Date of Award:

5-2018

Document Type:

Thesis

Degree Name:

Master of Science (MS)

Department:

Civil and Environmental Engineering

Advisor/Chair:

Craig Adams

Co-Advisor/Chair:

William J. Doucette

Third Advisor:

David Tarboton

Abstract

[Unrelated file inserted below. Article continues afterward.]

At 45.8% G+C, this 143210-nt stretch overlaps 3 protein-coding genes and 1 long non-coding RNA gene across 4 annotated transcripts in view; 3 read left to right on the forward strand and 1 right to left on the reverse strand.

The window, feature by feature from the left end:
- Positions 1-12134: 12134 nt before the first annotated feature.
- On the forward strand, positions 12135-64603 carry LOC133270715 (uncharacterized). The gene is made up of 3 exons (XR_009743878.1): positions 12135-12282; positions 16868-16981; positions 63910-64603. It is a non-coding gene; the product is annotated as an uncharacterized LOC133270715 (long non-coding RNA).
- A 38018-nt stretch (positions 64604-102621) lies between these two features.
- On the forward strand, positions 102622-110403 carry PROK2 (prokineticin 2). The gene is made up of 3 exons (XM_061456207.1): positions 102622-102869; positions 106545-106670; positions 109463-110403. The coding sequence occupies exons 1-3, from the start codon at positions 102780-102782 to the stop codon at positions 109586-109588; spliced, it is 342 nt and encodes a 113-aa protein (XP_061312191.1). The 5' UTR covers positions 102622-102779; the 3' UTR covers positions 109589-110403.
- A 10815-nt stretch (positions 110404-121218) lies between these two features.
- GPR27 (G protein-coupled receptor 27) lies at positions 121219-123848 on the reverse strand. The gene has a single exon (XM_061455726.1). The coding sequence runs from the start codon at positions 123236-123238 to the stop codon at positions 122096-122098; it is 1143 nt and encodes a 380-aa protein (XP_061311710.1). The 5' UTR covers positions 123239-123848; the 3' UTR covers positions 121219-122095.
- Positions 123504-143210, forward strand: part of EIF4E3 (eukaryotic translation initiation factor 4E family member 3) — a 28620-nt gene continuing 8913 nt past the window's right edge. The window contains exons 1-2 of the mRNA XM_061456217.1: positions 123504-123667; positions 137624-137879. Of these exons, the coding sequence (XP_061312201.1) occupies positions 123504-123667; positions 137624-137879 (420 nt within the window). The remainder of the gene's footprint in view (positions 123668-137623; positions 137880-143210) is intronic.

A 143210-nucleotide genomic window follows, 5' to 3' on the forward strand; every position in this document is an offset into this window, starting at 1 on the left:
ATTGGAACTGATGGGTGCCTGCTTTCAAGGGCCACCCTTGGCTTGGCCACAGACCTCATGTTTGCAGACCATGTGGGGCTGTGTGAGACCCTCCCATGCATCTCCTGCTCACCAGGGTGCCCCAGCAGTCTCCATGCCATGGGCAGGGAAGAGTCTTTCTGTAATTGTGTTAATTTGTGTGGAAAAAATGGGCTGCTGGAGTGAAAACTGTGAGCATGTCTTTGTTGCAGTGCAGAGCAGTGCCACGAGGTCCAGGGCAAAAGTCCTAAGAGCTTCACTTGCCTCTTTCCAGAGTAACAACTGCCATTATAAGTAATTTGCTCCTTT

Pharmaceuticals and personal care products (PPCPs) are widely used throughout the world. PPCPs are emerging as pollutants of concern and may pose a risk in the future to drinking water supplies. Two such compounds are sulfamethoxazole (SMXL) and fluoxetine (FLX). These ionizable compounds are not readily removed from water by conventional water treatment technologies. Powdered activated carbon (PAC) is a useful material for removing contaminants from water and is currently used in many water treatment applications. PACs may carry either a net positive or negative surface charge depending on the pH of solution. This study examined the hypothesis that the electrostatic interactions between three PACs’ surface charges and the charges of sulfamethoxazole’s and fluoxetine’s ionizable functional groups would lead to greater sorption efficiency than non-electrostatic interactions alone. Samples containing SMXL or FLX, were treated with varying doses of PAC, and mixed for three hours. The pH of samples were adjusted between experiments to determine if interaction between the polar contaminants and charged surface of PAC significantly impacted removal of the contaminant from solution. Analysis of the treated samples showed the effects of pH and varying PACs on the removal of SMXL and FLX from solution. It was observed that pH of the solution did play a significant role in the removal of contaminant in a number of the experiments, but that under other conditions where greater removal was anticipated based on predicted electrostatic interactions, it did not. These conditions included pH conditions where the contaminant existed predominantly in a negatively charged form. While not the initial focus of this study, it was observed that pore size distribution of the PACs may play a more significant role in the removal of ionizable compounds, especially in the case of fluoxetine, than electrostatic interactions.

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